Linux-Targeted Malware Increased by 35%

Crowdstrike is reporting that malware targeting Linux has increased considerably in 2021:

Malware targeting Linux systems increased by 35% in 2021 compared to 2020.

XorDDoS, Mirai and Mozi malware families accounted for over 22% of Linux-targeted threats observed by CrowdStrike in 2021.

Ten times more Mozi malware samples were observed in 2021 compared to 2020.

Lots of details in the report.

News article:

The Crowdstrike findings aren’t surprising as they confirm an ongoing trend that emerged in previous years.

For example, an Intezer report analyzing 2020 stats found that Linux malware families increased by 40% in 2020 compared to the previous year.

In the first six months of 2020, a steep rise of 500% in Golang malware was recorded, showing that malware authors were looking for ways to make their code run on multiple platforms.

This programming, and by extension, targeting trend, has already been confirmed in early 2022 cases and is likely to continue unabated.

Slashdot thread.

EDITED TO ADD (2/13): Another article.

Posted on January 24, 2022 at 6:27 AM15 Comments


Linuxsucks January 24, 2022 7:22 AM

It’s about time. With a bit of luck we’ll see that jump to 100%, and the world will be fine again.

zzzz January 24, 2022 7:49 AM


Increased by 35%

%100 would not mean that all Linux machines are infected… actually means nothing… If there is one Linux computer infected today and two tomorrow, that would be a 100% increase….

Ted January 24, 2022 10:32 AM

Those are useful observations, especially for critical services that remain vulnerable to DDoS attacks. As CrowdStrike says, Linux-running IoT devices are low hanging fruit – often times due to hardcoded passwords, open ports, and unpatched vulnerabilities.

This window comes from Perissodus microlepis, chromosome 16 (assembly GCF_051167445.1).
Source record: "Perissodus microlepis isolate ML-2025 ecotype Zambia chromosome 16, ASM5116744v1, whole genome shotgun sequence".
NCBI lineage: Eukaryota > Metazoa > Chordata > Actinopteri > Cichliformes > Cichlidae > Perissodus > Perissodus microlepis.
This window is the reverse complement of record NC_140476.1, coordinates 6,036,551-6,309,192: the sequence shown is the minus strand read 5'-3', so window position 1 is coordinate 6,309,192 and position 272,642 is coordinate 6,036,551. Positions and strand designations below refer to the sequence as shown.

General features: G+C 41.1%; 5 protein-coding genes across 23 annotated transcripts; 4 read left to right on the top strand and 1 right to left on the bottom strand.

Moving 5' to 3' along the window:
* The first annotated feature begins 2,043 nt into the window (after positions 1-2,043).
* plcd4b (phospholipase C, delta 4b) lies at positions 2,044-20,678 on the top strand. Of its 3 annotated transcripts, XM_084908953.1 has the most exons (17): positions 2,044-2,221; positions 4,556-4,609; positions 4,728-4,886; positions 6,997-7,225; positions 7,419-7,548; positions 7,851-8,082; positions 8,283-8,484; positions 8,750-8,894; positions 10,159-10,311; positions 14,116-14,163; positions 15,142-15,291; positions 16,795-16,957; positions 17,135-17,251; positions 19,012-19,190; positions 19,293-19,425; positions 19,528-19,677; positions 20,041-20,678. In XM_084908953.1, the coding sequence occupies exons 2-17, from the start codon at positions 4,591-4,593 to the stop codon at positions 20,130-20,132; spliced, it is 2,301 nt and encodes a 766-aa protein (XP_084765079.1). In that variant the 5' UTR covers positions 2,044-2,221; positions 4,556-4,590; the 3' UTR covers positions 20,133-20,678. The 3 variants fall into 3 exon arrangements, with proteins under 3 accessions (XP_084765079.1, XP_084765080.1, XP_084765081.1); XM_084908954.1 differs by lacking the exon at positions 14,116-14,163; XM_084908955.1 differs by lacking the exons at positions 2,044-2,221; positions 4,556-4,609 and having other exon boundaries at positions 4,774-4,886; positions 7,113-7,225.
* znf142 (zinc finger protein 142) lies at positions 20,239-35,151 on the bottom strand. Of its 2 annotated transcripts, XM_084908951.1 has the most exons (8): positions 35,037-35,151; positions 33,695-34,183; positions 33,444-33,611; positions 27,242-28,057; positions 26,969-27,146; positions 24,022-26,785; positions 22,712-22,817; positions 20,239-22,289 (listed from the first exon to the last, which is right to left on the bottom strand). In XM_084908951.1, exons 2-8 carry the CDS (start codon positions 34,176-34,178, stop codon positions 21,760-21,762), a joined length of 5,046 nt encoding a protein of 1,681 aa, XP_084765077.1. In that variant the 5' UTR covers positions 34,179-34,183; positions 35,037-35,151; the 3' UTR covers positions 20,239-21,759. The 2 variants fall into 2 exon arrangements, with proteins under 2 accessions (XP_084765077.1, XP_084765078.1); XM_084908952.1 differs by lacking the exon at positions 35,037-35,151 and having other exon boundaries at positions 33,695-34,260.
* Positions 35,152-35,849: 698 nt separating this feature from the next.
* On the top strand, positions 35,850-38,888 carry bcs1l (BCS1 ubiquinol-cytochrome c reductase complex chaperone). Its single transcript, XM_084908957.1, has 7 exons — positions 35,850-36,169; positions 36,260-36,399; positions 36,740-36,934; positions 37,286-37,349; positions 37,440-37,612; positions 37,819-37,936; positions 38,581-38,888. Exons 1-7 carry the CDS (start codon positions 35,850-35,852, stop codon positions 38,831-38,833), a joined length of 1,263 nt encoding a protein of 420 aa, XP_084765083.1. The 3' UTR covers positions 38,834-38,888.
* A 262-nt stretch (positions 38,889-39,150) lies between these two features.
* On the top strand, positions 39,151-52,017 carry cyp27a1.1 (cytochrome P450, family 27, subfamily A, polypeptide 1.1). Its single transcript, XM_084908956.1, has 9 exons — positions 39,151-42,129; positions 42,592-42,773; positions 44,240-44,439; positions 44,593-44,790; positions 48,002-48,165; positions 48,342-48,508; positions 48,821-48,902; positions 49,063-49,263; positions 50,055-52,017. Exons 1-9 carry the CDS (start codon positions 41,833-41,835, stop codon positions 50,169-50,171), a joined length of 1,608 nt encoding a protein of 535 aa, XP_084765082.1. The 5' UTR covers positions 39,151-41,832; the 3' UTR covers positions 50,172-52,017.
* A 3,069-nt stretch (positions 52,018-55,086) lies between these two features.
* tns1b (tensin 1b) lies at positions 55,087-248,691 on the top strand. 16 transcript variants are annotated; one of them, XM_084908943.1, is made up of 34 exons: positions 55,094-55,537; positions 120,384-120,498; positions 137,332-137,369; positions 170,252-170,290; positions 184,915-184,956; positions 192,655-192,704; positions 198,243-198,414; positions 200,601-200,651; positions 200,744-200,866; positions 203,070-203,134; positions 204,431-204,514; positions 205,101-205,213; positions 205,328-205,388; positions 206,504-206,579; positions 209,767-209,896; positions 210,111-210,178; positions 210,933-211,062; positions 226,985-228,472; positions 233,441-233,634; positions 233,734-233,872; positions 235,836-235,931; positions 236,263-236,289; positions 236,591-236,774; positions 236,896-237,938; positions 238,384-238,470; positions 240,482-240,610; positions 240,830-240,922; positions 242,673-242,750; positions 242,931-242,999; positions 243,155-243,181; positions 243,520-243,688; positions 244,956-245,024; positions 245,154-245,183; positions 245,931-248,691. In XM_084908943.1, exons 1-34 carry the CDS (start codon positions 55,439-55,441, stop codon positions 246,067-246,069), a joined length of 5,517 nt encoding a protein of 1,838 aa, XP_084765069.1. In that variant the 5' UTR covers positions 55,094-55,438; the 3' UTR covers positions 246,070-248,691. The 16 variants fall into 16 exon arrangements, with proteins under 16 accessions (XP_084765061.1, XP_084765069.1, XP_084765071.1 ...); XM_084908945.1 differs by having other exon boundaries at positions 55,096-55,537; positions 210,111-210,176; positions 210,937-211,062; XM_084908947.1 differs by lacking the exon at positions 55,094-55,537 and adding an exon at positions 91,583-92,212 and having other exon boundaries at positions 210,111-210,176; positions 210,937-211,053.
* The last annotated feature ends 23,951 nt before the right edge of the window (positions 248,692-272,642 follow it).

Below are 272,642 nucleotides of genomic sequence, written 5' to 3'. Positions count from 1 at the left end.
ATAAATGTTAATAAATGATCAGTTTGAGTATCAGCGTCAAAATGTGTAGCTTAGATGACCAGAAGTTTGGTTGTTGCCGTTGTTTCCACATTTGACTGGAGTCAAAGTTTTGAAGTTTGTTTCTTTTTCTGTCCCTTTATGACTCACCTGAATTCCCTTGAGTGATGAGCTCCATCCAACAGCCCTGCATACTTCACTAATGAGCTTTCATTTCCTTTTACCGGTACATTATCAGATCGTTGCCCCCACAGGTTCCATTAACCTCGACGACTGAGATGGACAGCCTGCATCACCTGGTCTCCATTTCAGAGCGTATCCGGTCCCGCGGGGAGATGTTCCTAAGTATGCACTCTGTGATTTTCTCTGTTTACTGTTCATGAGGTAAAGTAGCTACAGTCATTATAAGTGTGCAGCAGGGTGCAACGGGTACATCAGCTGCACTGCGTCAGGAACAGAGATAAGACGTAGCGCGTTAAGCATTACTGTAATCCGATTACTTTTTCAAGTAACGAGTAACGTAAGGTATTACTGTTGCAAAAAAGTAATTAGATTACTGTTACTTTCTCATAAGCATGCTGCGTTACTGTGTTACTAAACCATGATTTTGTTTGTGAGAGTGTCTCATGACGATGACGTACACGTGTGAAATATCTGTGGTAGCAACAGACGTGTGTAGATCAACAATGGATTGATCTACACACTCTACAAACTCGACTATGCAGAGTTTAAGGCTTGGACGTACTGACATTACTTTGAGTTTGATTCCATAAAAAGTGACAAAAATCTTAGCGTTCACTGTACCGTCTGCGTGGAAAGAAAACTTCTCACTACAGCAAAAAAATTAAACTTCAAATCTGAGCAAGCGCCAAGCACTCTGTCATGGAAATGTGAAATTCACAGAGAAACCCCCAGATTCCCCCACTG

On an up note, the UK Parliament has scheduled a second reading of the PSTI bill – the one that proposes new IoT regulations including the banning of default passwords.

It looks like it’s on for January 26th.

Clive Robinson January 24, 2022 11:05 AM

@ ALL,

Is this realy unexpected?

We tend to look on malware writers as cyber-criminals looking to make a profit of some kind.

The implication on that is a simple ROI calculation.

There are three basic drivers,

1, Application security on commercial OS’s is unbelievably to many improving (all be it too slowly).

2, The use of less common OS’s especially those that use Open Licencing is increasing for a variety of reasons.

3, The use of cross platform Open Source Components by commercial software vendors is increasing.

Thus as has recently been seen by the use of Open Source components can be a bit of a problem as Log4j demonstrated. It got buried in a lot of places and few even knew it was part of the systems they used.

The more “platform independent” a feature or vulnarability is, the better the ROI from a malware developers perspective.

I fully expect to see the malware on less common OS’s and applications to rise, for two reasons,

1, It’s even now a low risk crime that can have significant rewards.

2, It’s such a target rich environment that significant vulnerabilities are being found at an ever greater rate (think “X per day” not the older “One every X days”).

Some OSs will very very rarely get vulnarabilities publically found. This is not because they do not have any, but the usage of the OS is low and for general crime purposes capitalizing on them is even lower. That said from an APT / State level / Level III attacker looking for kinetic or similar disabaling effects such vulnarabiliries would be of considerable interest.